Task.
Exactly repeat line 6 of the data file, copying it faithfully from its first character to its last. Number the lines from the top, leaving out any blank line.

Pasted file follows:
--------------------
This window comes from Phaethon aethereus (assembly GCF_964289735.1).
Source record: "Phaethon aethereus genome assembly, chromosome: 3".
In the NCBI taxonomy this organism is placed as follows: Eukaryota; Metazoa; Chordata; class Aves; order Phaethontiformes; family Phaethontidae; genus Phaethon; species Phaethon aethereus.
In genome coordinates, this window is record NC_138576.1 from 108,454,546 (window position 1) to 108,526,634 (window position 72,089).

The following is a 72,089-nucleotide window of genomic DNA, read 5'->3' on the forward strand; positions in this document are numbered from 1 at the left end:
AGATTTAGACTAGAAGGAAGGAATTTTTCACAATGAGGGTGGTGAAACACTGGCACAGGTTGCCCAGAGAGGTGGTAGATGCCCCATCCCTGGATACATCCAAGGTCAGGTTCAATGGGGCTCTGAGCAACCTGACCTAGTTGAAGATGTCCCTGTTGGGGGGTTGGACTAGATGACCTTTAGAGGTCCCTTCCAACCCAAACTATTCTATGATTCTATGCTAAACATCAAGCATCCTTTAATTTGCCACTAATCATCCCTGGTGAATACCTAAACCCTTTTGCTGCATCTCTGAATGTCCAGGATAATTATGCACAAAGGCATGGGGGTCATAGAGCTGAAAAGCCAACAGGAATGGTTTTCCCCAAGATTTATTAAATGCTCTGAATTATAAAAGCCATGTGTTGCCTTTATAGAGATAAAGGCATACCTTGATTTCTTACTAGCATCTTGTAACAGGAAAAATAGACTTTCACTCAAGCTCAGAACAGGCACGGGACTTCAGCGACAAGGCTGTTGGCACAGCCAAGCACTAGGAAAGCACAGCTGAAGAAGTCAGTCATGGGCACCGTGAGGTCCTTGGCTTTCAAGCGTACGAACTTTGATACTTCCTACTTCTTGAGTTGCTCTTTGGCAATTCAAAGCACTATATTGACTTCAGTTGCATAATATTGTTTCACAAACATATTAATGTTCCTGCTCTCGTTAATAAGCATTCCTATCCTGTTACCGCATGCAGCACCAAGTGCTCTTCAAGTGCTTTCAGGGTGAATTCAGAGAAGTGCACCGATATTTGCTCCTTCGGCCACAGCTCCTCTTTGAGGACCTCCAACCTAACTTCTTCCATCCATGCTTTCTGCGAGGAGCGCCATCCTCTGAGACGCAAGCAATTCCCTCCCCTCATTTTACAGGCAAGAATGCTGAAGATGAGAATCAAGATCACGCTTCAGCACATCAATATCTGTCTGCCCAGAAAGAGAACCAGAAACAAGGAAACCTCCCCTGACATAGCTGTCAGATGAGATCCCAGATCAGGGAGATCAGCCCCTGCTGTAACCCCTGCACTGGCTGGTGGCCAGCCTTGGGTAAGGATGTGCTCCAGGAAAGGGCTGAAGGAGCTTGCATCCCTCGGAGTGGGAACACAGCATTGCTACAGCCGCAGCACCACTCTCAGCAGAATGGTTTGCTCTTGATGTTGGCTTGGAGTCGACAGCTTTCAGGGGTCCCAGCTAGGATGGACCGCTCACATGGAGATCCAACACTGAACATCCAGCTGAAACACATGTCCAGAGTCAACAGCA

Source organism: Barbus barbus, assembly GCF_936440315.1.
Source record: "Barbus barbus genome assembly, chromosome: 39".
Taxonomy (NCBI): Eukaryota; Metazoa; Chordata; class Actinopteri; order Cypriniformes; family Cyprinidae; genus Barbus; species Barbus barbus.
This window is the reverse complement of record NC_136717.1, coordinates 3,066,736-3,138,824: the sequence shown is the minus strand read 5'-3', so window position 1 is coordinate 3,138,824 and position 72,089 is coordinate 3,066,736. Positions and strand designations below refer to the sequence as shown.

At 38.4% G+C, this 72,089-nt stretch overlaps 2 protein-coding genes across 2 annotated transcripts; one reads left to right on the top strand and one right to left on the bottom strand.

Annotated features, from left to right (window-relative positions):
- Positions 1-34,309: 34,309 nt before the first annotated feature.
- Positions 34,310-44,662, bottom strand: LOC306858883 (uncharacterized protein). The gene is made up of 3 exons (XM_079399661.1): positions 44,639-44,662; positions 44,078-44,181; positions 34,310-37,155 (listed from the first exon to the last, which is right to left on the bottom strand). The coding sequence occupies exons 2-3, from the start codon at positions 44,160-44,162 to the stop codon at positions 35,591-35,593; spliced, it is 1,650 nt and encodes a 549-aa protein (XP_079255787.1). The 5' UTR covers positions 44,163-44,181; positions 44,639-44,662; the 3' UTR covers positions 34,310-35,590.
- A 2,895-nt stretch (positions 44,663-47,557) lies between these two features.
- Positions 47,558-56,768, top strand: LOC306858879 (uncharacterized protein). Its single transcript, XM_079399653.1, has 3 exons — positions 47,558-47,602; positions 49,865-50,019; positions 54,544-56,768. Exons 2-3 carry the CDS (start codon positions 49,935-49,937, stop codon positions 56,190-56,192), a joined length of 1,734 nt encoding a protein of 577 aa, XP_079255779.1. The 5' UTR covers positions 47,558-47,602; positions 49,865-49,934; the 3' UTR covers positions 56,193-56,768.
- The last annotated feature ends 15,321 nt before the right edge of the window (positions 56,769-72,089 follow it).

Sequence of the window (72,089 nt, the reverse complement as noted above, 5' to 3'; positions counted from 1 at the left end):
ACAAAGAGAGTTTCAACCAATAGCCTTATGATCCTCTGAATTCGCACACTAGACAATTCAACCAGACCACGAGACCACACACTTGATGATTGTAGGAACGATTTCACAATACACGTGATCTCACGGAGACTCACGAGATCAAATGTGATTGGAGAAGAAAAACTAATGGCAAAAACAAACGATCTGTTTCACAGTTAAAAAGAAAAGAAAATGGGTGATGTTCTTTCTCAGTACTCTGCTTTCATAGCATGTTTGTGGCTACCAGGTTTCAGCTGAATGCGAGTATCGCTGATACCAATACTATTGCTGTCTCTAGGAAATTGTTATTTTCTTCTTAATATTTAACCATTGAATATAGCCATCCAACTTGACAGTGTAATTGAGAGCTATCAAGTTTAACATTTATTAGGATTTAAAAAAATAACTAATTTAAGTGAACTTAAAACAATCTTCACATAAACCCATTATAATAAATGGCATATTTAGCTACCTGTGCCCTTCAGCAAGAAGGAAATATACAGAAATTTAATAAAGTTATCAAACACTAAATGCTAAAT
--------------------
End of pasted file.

AGATTTAGACTAGAAGGAAGGAATTTTTCACAATGAGGGTGGTGAAACACTGGCACAGGTTGCCCAGAGAGGTGGTAGATGCCCCATCCCTGGATACATCCAAGGTCAGGTTCAATGGGGCTCTGAGCAACCTGACCTAGTTGAAGATGTCCCTGTTGGGGGGTTGGACTAGATGACCTTTAGAGGTCCCTTCCAACCCAAACTATTCTATGATTCTATGCTAAACATCAAGCATCCTTTAATTTGCCACTAATCATCCCTGGTGAATACCTAAACCCTTTTGCTGCATCTCTGAATGTCCAGGATAATTATGCACAAAGGCATGGGGGTCATAGAGCTGAAAAGCCAACAGGAATGGTTTTCCCCAAGATTTATTAAATGCTCTGAATTATAAAAGCCATGTGTTGCCTTTATAGAGATAAAGGCATACCTTGATTTCTTACTAGCATCTTGTAACAGGAAAAATAGACTTTCACTCAAGCTCAGAACAGGCACGGGACTTCAGCGACAAGGCTGTTGGCACAGCCAAGCACTAGGAAAGCACAGCTGAAGAAGTCAGTCATGGGCACCGTGAGGTCCTTGGCTTTCAAGCGTACGAACTTTGATACTTCCTACTTCTTGAGTTGCTCTTTGGCAATTCAAAGCACTATATTGACTTCAGTTGCATAATATTGTTTCACAAACATATTAATGTTCCTGCTCTCGTTAATAAGCATTCCTATCCTGTTACCGCATGCAGCACCAAGTGCTCTTCAAGTGCTTTCAGGGTGAATTCAGAGAAGTGCACCGATATTTGCTCCTTCGGCCACAGCTCCTCTTTGAGGACCTCCAACCTAACTTCTTCCATCCATGCTTTCTGCGAGGAGCGCCATCCTCTGAGACGCAAGCAATTCCCTCCCCTCATTTTACAGGCAAGAATGCTGAAGATGAGAATCAAGATCACGCTTCAGCACATCAATATCTGTCTGCCCAGAAAGAGAACCAGAAACAAGGAAACCTCCCCTGACATAGCTGTCAGATGAGATCCCAGATCAGGGAGATCAGCCCCTGCTGTAACCCCTGCACTGGCTGGTGGCCAGCCTTGGGTAAGGATGTGCTCCAGGAAAGGGCTGAAGGAGCTTGCATCCCTCGGAGTGGGAACACAGCATTGCTACAGCCGCAGCACCACTCTCAGCAGAATGGTTTGCTCTTGATGTTGGCTTGGAGTCGACAGCTTTCAGGGGTCCCAGCTAGGATGGACCGCTCACATGGAGATCCAACACTGAACATCCAGCTGAAACACATGTCCAGAGTCAACAGCA